Romney Coasts to Iowa Straw Poll Win

Republican presidential hopeful Mitt Romney scored the first big voting victory in the battle for the GOP nomination at the non-binding Iowa Republican Party straw poll in Ames, Iowa on Saturday.

Romney scored 31.5 percent of the vote, with former Gov. Mike Huckabee, R-Ark., coming in second with 18.1 percent, and Sen. Sam Brownback, R-Kan., placing a close third with 15.3 percent.

Romney's victory was never in serious doubt. His campaign has invested millions of dollars in television advertising and organization in Iowa, and his top-tier competitors for the nomination -- Rudy Giuliani, John McCain, and the yet declared Fred Thompson -- didn't compete in the straw poll.

The lack of tough competition at the front of the pack may have somewhat lessened the overall impact of the straw poll. However, the poll still served as a test of organizational (and financial) strength among those Republicans competing and the first big step on the road to the crucial Iowa caucuses and on to the nomination.

Romney's first-place showing also allows him to grab the national spotlight -- if only for a brief moment -- which his campaign hopes will further introduce him to Republicans nationwide and help bring additional press coverage, fundraising successes and bump up his national poll numbers, which have shown a significantly lower level of support than he garners in the important early contests in Iowa and New Hampshire.

Most significantly, the Republican Party appears to continue to suffer from dampened enthusiasm and something far less than full satisfaction with its slate of candidates. Roughly 14,300 votes were cast in today's straw poll, which is far fewer than the nearly 24,000 cast in the last competitive Iowa straw poll in 1999, when George W. Bush emerged victorious.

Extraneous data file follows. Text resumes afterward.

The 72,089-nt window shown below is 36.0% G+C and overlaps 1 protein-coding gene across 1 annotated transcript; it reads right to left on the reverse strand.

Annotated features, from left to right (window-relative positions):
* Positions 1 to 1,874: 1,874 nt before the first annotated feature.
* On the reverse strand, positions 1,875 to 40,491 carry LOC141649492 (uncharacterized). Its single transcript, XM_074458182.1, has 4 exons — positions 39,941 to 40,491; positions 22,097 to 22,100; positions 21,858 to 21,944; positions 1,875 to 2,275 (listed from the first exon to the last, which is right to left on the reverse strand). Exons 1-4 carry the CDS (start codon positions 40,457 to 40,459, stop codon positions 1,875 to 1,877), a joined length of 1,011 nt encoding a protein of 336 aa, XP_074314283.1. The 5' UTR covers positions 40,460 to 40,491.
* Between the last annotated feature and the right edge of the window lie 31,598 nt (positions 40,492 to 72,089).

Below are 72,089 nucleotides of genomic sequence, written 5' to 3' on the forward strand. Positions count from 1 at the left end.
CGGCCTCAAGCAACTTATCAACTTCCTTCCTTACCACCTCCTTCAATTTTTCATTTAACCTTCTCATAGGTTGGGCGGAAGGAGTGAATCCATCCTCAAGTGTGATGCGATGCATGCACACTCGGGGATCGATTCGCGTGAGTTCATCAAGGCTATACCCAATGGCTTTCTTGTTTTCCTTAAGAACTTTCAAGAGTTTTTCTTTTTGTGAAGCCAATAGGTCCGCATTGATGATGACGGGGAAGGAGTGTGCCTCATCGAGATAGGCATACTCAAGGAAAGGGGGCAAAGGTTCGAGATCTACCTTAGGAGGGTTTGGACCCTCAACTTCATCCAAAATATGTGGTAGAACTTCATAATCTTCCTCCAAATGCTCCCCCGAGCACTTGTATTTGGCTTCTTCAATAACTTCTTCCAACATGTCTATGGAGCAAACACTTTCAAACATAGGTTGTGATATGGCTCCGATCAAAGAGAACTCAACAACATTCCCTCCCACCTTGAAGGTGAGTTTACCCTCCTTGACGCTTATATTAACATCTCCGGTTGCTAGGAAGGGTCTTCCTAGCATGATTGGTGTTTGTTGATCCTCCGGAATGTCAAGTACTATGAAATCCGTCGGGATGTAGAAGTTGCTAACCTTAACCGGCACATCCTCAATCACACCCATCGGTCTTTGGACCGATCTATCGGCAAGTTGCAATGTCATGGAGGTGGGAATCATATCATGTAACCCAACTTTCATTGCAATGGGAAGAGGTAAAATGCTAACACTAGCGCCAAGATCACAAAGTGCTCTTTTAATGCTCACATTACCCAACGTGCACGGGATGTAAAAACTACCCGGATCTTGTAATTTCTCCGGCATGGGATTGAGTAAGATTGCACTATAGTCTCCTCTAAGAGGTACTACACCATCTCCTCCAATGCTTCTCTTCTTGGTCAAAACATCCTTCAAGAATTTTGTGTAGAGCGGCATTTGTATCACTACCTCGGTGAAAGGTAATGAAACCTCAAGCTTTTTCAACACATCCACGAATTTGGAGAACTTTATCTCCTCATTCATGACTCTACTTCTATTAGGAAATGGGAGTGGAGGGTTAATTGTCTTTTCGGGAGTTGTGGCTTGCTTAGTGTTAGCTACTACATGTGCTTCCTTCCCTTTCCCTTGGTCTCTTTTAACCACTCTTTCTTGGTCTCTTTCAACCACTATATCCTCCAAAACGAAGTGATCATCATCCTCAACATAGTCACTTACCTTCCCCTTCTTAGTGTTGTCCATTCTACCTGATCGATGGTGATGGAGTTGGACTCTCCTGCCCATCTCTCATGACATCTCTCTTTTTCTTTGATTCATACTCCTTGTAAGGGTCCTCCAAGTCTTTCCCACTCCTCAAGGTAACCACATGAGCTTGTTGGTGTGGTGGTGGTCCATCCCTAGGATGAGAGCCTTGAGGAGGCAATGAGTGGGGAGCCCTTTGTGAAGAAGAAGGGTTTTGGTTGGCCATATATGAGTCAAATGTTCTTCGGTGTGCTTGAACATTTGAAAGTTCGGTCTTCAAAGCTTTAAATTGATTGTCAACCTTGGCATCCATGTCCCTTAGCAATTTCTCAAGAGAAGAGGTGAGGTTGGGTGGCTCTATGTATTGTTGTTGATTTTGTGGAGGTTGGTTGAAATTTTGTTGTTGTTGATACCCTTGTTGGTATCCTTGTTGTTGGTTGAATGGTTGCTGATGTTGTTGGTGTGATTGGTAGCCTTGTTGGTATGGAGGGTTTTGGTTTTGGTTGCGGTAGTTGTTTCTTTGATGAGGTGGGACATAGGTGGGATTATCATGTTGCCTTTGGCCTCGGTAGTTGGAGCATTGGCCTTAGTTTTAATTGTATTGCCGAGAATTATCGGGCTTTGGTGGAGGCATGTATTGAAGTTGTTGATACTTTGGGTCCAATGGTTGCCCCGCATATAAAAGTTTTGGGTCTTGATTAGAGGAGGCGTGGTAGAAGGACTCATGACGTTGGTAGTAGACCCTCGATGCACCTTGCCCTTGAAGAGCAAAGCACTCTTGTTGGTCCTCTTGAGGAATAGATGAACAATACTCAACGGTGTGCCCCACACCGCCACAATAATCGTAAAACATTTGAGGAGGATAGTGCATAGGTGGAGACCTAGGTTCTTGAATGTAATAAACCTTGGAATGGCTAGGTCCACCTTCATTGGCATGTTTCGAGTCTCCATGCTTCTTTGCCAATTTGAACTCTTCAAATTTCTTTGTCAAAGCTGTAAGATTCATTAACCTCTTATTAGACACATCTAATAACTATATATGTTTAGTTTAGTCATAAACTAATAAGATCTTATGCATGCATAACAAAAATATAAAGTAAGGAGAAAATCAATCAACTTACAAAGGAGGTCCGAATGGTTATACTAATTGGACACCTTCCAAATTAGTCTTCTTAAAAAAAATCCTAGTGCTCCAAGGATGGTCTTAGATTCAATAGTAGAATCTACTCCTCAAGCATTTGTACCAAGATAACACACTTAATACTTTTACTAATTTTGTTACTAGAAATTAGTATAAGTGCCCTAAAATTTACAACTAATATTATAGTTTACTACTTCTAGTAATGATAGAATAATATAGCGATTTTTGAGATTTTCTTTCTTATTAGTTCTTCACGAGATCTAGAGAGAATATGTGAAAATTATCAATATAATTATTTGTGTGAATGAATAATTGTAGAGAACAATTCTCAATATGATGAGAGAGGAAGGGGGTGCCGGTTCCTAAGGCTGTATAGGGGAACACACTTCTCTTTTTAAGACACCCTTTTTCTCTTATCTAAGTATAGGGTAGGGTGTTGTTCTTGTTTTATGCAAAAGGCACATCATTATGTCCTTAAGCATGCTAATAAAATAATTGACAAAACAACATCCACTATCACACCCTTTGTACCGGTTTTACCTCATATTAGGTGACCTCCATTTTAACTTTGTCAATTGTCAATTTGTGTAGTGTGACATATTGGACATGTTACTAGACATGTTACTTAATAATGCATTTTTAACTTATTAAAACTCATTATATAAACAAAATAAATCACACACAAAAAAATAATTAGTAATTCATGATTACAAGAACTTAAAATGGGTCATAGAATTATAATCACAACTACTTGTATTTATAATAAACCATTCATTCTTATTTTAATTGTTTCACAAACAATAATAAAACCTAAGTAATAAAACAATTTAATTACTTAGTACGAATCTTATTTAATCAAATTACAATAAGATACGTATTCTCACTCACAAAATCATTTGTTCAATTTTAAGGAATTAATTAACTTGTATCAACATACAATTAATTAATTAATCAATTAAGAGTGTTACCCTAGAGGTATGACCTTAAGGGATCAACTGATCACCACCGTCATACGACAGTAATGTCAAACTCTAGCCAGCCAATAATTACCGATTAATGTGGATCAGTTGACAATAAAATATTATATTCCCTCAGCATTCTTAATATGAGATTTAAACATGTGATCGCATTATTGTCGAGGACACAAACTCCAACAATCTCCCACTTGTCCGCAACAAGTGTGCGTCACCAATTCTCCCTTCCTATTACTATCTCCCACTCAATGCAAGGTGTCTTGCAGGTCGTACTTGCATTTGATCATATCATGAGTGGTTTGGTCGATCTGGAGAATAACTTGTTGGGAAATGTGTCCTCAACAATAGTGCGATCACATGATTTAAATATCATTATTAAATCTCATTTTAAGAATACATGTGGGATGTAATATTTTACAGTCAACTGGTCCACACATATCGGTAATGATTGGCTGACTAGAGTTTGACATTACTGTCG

It is also far off the mark of the roughly 30,000 to 40,000 votes Iowa Republican officials had anticipated. The low turnout will likely aid the McCain, Giuliani, and Fred Thompson campaigns in their expected effort to dismiss the results as insignificant.

"We are fully committed to competing successfully in the Iowa caucuses, and we look forward to continuing to campaign aggressively in the Hawkeye State," said McCain campaign manager Rick Davis in a written statement.

Giuliani's campaign suggested the straw poll did little to dislodge the former New York mayor as the Republican frontrunner.

"After tonight's straw poll Rudy Giuliani continues to be the candidate best-positioned to win the Republican nomination and the only candidate in the race who can beat the Democrats in 2008," Giuliani campaign manager Michael DuHaime said.

Huckabee's second-place showing likely ensures a continued battle with Romney for the support of social conservatives -- a key Republican caucus voting bloc -- in this key kickoff state.

"For us to finish second, for all intents and purposes, we won the Iowa straw poll. This is David and Goliath and one smooth stone," said Huckabee.

Brownback tried to paint his third-place showing as cause for celebration and momentum for his campaign

"For running no advertising, no television, no radio, and to come in close to second and in third place -- that is fabulous and a great tribute to this campaign," he told supporters after the results were announced.

All eyes now turn to the second-tier candidates, who did not do as well in the straw poll as they had hoped.

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